(2005 UN) 12th November 2015 10 day(s) 0.1550 60.3 18 m – 39 m 8.59 km/s 30924 km/h
(2000 WP19) 15th November 2015 13 day(s) 0.0586 22.8 80 m – 180 m 10.43 km/s 37548 km/h
(2012 LA11) 16th November 2015 14 day(s) 0.0678 26.4 16 m – 36 m 4.88 km/s 17568 km/h
(2009 WN6) 18th November 2015 16 day(s) 0.1087 42.3 31 m – 68 m 10.02 km/s 36072 km/h
(2015 TO178) 18th November 2015 16 day(s) 0.0913 35.5 33 m – 75 m 6.19 km/s 22284 km/h
413577 (2005 UL5) 19th November 2015 17 day(s) 0.0153 5.9 240 m – 540 m 18.99 km/s 68364 km/h
(2002 VV17) 19th November 2015 17 day(s) 0.1582 61.6 270 m – 590 m 10.26 km/s 36936 km/h
(2005 UJ6) 20th November 2015 18 day(s) 0.1580 61.5 130 m – 300 m 17.60 km/s 63360.00000000001 km/h
(2005 EW169) 21st November 2015 19 day(s) 0.0940 36.6 400 m – 900 m 8.90 km/s 32040 km/h
(2015 RQ82) 23rd November 2015 21 day(s) 0.0739 28.7 97 m – 220 m 8.24 km/s 29664 km/h
(2011 YS62) 23rd November 2015 21 day(s) 0.0915 35.6 310 m – 680 m 14.10 km/s 50760 km/h
(2009 WB105) 24th November 2015 22 day(s) 0.0385 15.0 58 m – 130 m 18.88 km/s 67968 km/h
(2010 YC1) 26th November 2015 24 day(s) 0.1948 75.8 150 m – 330 m 14.08 km/s 50688 km/h
(2004 BG41) 26th November 2015 24 day(s) 0.0770 30.0 35 m – 78 m 10.25 km/s 36900 km/h
(2012 XA133) 26th November 2015 24 day(s) 0.1134 44.1 180 m – 390 m 26.99 km/s 97164 km/h
(2011 HJ7) 26th November 2015 24 day(s) 0.0893 34.8 100 m – 230 m 13.57 km/s 48852 km/h
(2015 LE21) 27th November 2015 25 day(s) 0.1126 43.8 31 m – 68 m 3.71 km/s 13356 km/h
163696 (2003 EB50) 28th November 2015 26 day(s) 0.1254 48.8 1.4 km – 3.1 km 23.68 km/s 85248 km/h
(2007 EA26) 28th November 2015 26 day(s) 0.1115 43.4 210 m – 470 m 8.19 km/s 29484 km/h
(1999 VN6) 29th November 2015 27 day(s) 0.1865 72.6 350 m – 780 m 12.33 km/s 44388 km/h
345722 (2007 BG29) 30th November 2015 28 day(s) 0.1390 54.1 670 m – 1.5 km 11.26 km/s 40536 km/h
(2014 WM7) 30th November 2015 28 day(s) 0.0796 31.0 51 m – 110 m 10.08 km/s 36288 km/h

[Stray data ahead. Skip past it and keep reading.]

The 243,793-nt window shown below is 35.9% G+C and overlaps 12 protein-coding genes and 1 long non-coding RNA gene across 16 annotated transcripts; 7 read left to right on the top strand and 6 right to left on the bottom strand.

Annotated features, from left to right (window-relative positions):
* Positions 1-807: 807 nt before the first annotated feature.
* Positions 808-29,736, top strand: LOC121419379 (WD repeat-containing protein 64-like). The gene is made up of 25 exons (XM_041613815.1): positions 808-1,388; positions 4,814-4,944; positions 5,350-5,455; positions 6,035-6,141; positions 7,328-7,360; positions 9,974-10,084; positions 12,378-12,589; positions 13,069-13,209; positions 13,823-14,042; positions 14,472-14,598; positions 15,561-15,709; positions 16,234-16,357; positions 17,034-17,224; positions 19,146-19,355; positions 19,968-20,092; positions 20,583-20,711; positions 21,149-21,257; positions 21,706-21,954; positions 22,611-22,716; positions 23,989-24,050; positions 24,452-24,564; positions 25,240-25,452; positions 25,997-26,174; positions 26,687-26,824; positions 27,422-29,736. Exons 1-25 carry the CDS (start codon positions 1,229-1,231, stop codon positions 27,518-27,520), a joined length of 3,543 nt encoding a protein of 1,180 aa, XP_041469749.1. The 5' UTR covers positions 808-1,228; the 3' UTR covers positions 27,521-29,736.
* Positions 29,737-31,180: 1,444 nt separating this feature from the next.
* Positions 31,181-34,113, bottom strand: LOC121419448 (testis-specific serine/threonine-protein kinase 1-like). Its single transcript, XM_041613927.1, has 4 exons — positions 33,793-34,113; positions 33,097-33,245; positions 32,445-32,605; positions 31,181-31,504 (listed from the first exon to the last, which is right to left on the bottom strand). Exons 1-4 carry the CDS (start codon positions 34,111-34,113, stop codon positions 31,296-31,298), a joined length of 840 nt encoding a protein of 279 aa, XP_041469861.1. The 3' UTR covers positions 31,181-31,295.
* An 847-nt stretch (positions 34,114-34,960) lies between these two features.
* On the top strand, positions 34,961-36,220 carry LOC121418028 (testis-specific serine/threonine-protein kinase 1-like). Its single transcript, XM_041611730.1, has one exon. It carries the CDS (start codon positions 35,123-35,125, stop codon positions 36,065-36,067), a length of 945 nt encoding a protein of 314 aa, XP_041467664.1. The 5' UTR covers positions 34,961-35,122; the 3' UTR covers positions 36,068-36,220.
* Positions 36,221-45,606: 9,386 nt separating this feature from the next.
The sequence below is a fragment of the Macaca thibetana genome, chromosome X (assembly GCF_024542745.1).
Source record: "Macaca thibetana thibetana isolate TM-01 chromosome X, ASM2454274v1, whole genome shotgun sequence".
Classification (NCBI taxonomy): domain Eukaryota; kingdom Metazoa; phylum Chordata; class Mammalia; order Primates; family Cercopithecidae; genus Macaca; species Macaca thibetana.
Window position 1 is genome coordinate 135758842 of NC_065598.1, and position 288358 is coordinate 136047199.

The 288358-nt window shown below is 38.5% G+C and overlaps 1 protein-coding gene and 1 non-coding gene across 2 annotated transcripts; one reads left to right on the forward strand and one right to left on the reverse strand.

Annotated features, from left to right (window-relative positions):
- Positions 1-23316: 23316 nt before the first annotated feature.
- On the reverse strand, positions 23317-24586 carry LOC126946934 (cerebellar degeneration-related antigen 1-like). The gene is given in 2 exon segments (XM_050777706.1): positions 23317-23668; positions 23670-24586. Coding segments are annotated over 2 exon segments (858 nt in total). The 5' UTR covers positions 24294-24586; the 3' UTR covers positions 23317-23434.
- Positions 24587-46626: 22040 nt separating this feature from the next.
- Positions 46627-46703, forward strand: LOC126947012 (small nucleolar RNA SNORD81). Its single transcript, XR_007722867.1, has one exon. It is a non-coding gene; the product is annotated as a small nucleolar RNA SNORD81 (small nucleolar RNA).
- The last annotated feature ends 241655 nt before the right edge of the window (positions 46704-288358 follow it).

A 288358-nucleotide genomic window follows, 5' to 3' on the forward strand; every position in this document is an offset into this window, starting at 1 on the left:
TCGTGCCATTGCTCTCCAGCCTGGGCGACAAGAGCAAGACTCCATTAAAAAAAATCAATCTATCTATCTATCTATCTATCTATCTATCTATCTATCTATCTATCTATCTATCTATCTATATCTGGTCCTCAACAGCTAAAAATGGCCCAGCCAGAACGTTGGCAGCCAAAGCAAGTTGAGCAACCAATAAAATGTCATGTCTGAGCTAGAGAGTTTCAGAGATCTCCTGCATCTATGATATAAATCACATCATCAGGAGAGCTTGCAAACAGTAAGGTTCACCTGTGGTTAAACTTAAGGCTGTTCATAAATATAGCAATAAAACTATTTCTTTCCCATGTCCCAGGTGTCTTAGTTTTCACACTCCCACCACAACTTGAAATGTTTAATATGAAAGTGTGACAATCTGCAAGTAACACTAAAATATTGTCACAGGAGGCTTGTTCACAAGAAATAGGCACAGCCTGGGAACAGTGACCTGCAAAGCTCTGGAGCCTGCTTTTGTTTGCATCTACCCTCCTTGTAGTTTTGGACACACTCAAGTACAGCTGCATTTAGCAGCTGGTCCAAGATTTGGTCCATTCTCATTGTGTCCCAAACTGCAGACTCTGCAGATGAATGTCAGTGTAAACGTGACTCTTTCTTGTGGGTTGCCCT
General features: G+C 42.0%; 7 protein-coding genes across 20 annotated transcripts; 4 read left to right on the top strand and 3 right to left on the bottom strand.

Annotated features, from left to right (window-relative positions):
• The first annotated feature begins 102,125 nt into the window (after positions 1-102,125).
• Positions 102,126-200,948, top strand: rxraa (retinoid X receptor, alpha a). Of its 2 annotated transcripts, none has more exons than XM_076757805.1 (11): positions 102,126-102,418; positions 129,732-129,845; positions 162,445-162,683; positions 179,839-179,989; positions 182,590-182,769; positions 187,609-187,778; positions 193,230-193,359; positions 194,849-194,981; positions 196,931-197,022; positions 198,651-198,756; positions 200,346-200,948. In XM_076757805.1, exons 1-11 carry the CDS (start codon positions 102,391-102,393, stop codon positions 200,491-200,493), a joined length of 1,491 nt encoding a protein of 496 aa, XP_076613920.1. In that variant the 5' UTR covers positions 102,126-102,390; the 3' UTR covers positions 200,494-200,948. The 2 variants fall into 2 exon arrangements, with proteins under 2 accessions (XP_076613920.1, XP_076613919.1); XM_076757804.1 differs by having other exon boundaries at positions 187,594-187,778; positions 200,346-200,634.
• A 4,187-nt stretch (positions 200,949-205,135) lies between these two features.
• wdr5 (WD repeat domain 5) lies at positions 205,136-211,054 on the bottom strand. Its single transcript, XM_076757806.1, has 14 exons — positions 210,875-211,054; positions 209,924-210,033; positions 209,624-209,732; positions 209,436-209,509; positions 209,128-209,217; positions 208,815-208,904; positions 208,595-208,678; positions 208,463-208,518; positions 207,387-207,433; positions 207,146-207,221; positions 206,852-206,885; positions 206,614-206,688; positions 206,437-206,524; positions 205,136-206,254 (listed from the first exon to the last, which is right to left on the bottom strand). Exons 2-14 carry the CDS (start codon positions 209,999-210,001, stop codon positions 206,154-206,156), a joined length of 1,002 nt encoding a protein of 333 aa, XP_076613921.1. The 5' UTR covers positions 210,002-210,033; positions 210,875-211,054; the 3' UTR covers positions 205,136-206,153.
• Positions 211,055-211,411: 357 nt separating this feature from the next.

(2005 XT77) 01st December 2015 29 day(s) 0.1679 65.3 180 m – 390 m 9.70 km/s 34920 km/h
1 AU = ~150 million kilometers,1 LD = Lunar Distance = ~384,000 kilometers Source: NASA-NEO

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Notes: LD means “Lunar Distance.” 1 LD = 384,401 km, the distance between Earth and the Moon. 1 LD also equals 0.00256 AU. MAG is the visual magnitude of the asteroid on the date of closest approach.

 

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by Dr. Tony Phillips.

All Sky Fireball Network

 

Every night, a network of NASA all-sky cameras scans the skies above the United States for meteoritic fireballs. Automated software maintained by NASA’s Meteoroid Environment Office calculates their orbits, velocity, penetration depth in Earth’s atmosphere and many other characteristics. Daily results are presented here on Spaceweather.com.

On Oct. 14, 2015, the network reported 37 fireballs.
(29 sporadics, 5 Southern Taurids, 1 epsilon Geminid, 1 Orionid, 1 lambda Draconid)

In this diagram of the inner solar system, all of the fireball orbits intersect at a single point–Earth. The orbits are color-coded by velocity, from slow (red) to fast (blue). [Larger image] [movies]

Near Earth Asteroids